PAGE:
NFL PLayers Take to Twitter in Vain to Fight Lockout

By Anthony Marcusa Comment

Footballers around the country cleverly took to social media outlets on Tuesday to gain support against their owners. With so many of its members connected to fans around the world, the NFL Players Association planned a concerted effort to inundate Twitter with messages and trending topics. Still, this forward-thinking and focused effort to raise support will ultimately do nothing to help their cause.

For over a year now, fans have been aware that the NFL owners could lock out the players from the 2011 season, as both sides disagree on several issues and a compromise has yet to be reached. Both sides have campaigned for support and pleaded their case every step of the way.

Aaron Rodgers, one of the most popular players in the league, is NFLPA representative for the Green Bay Packers

With social media, the players have a huge advantage over the owners when it comes to reaching an audience. While there is only one owner per team, 32, there are scores of players, all of whom are far more visible and connected. Much of the NFLPA are on Twitter and are already followed by fans. Meanwhile few owners are public and visible, the most notable being the Indianapolis Colts’ Jim Irsay, who often takes to Twitter in jest.

Dubbed ‘Let Us Play Day,’ players and fans tweeted and retweeted the following message: “Today is #LETUSPLAY Day. Help #NFL Players & Fans #BlocktheLockout. Visit and sign the Petition.” Beanie Wells, Nick Mangold, Matt Hasselbeck, and Patrick Willis were among the many players that forwarded the simple message.

The plan has been in the works for a while, and it was back in October, 2010, that the NFLPA took over the Twitter handle @NFLLockOut. The players union had Twitter take the name away from the three fans that had it registered, claiming they were the rightful owners having registered a similar domain on the web and a page on Facebook.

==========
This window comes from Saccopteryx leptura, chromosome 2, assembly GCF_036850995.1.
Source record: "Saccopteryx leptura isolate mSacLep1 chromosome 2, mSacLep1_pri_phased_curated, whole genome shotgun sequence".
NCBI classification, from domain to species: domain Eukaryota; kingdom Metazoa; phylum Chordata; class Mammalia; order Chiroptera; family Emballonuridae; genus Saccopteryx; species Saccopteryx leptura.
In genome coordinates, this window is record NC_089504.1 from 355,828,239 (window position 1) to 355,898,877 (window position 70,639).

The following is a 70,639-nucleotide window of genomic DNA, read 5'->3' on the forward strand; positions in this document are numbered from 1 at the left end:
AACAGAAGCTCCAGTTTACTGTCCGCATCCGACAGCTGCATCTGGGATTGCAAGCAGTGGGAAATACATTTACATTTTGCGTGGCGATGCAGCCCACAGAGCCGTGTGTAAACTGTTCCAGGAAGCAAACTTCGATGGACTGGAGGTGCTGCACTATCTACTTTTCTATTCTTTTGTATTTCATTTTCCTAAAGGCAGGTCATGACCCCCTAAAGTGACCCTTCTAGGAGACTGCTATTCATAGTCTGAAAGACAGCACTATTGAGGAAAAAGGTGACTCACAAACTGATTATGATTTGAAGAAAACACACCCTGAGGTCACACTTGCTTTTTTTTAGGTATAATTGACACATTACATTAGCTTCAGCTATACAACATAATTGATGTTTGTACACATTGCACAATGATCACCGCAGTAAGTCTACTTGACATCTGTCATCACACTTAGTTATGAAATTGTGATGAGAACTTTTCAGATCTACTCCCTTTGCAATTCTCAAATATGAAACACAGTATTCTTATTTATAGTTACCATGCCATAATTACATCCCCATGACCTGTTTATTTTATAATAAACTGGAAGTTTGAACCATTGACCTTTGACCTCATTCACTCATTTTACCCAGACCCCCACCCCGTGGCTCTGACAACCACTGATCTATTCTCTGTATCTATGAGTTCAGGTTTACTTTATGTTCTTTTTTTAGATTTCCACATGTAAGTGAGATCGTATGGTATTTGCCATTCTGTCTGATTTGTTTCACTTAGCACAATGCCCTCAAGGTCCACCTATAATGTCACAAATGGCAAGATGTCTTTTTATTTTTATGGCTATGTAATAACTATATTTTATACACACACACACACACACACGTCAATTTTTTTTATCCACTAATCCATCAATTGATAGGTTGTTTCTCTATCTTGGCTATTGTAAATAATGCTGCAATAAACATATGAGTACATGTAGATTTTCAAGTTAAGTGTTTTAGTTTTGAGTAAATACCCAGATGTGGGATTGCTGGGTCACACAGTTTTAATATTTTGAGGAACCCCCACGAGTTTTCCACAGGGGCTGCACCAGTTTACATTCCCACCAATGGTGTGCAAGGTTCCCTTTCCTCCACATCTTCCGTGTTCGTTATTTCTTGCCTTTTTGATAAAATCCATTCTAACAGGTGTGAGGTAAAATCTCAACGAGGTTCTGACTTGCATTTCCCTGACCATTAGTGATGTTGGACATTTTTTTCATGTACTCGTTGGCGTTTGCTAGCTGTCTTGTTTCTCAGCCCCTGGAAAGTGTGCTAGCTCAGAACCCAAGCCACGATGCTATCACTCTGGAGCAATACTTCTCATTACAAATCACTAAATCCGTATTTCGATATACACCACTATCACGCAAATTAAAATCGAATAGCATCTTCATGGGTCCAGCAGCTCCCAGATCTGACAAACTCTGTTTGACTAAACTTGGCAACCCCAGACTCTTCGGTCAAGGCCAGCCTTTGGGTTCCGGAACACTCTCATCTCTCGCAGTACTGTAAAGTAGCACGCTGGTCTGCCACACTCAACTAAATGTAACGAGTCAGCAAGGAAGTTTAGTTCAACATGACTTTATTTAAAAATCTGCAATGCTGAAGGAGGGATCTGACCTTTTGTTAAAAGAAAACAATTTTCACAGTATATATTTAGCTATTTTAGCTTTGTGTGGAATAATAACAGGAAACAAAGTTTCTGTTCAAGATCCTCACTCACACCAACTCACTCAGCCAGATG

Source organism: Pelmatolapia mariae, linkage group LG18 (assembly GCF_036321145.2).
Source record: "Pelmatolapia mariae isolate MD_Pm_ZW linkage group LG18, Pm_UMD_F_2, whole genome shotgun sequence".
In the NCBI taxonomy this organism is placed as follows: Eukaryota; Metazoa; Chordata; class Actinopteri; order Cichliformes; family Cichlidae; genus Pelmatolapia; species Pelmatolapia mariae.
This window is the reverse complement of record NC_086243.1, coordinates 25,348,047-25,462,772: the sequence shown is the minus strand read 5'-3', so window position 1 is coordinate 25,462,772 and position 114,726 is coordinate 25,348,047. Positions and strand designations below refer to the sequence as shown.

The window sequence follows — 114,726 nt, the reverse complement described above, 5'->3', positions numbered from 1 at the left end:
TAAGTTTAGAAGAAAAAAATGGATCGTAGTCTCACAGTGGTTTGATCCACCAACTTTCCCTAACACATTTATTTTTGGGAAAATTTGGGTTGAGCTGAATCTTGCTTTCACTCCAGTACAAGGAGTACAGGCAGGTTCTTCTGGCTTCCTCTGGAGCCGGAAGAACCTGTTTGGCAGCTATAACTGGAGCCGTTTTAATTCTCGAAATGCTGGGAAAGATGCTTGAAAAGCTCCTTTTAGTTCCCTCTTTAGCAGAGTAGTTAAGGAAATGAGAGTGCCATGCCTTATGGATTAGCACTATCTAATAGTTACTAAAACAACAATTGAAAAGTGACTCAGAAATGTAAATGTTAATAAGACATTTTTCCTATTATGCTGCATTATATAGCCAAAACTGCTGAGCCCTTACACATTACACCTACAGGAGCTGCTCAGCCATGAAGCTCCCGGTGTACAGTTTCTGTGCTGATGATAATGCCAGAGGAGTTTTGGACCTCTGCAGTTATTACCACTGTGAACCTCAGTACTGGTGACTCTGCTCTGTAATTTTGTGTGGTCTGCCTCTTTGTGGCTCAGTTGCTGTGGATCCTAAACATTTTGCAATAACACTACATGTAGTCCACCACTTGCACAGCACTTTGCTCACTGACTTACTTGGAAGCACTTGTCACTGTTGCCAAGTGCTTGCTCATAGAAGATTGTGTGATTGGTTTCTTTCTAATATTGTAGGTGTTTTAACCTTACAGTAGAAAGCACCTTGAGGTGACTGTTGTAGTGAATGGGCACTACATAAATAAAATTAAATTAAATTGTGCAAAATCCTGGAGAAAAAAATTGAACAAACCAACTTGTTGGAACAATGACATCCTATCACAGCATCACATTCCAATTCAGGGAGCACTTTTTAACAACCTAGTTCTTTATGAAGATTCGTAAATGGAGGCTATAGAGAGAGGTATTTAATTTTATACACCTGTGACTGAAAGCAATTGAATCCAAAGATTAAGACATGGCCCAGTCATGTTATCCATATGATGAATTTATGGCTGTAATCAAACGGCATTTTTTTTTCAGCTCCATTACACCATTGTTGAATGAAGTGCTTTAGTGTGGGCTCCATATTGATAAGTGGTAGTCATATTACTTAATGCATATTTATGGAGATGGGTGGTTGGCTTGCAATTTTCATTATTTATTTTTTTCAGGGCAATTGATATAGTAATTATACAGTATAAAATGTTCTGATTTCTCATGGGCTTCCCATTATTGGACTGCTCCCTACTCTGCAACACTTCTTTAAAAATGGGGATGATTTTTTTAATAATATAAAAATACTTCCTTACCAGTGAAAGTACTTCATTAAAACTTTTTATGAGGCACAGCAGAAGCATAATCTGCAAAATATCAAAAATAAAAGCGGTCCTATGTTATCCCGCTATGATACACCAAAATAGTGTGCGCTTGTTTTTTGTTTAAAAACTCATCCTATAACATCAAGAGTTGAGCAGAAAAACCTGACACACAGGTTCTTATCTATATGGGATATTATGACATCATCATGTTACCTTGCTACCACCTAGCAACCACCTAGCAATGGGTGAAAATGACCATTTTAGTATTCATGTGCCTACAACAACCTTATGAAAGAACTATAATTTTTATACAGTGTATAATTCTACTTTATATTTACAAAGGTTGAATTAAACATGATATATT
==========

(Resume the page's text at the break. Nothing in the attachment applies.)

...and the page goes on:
Still, however popular the problems of the NFLPA become this week and beyond, there are two prevailing themes that are likely to limit their progress. The first is that most fans simply want football, and they don’t care which side has to cave. For fans to retweet their support of a quick resolution in football negotiation is no different than Facebook users clicking their support of curing a disease. Were the owners to trend #letsjustplayfootball, fans would favor that just as much.

Secondly, it is hard to imagine many fans that aren’t aware of the potential impending lockout, and promoting it on Twitter will not lead to any real action; it is not a sudden injustice imposed on a group of people. This is yet another example that lends itself to journalist Malcolm Gladwell’s discourse on ‘weak-tie activism.’ The writer for The New Yorker penned years ago that, “social networks are effective at increasing participation – by lessening the level of motivation that participation requires.”

The act of retweeting clearly requires little to no effort, any players and fans alike may feel a false sense of accomplishment. Moreover, there is yet no way to qualify the quantity of supporters. That is, while the NFLPA will surely cite support from fans in their argument against the owners, Twitter itself is an ambiguous entity; words to do not equate to or indicate future action. It is absolutely worth the effort since the effort is minimal, but there will be no serious protests for or against the players. All fans want is for the show to go on.